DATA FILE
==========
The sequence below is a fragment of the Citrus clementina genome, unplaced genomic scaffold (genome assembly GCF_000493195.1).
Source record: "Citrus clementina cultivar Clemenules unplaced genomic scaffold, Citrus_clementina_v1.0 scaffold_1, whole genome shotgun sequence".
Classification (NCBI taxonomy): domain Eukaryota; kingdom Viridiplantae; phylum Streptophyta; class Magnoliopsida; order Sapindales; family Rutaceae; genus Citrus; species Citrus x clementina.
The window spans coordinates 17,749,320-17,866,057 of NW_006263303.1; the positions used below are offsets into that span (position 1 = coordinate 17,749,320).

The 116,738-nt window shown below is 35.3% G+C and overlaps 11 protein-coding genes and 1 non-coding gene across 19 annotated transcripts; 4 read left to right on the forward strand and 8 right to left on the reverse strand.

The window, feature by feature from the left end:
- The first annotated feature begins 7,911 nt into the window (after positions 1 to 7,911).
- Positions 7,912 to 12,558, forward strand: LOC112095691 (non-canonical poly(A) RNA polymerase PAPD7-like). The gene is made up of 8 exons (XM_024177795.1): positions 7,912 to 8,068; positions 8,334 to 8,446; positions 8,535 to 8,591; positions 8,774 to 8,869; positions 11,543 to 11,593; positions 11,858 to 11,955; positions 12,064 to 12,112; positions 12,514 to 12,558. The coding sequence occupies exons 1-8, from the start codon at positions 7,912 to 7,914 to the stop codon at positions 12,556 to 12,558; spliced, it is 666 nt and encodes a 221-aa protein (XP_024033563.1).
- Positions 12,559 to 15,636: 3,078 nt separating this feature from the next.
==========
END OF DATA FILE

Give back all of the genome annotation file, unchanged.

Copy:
The sequence below is a fragment of the Citrus clementina genome, unplaced genomic scaffold (genome assembly GCF_000493195.1).
Source record: "Citrus clementina cultivar Clemenules unplaced genomic scaffold, Citrus_clementina_v1.0 scaffold_1, whole genome shotgun sequence".
Classification (NCBI taxonomy): domain Eukaryota; kingdom Viridiplantae; phylum Streptophyta; class Magnoliopsida; order Sapindales; family Rutaceae; genus Citrus; species Citrus x clementina.
The window spans coordinates 17,749,320-17,866,057 of NW_006263303.1; the positions used below are offsets into that span (position 1 = coordinate 17,749,320).

The 116,738-nt window shown below is 35.3% G+C and overlaps 11 protein-coding genes and 1 non-coding gene across 19 annotated transcripts; 4 read left to right on the forward strand and 8 right to left on the reverse strand.

The window, feature by feature from the left end:
- The first annotated feature begins 7,911 nt into the window (after positions 1 to 7,911).
- Positions 7,912 to 12,558, forward strand: LOC112095691 (non-canonical poly(A) RNA polymerase PAPD7-like). The gene is made up of 8 exons (XM_024177795.1): positions 7,912 to 8,068; positions 8,334 to 8,446; positions 8,535 to 8,591; positions 8,774 to 8,869; positions 11,543 to 11,593; positions 11,858 to 11,955; positions 12,064 to 12,112; positions 12,514 to 12,558. The coding sequence occupies exons 1-8, from the start codon at positions 7,912 to 7,914 to the stop codon at positions 12,556 to 12,558; spliced, it is 666 nt and encodes a 221-aa protein (XP_024033563.1).
- Positions 12,559 to 15,636: 3,078 nt separating this feature from the next.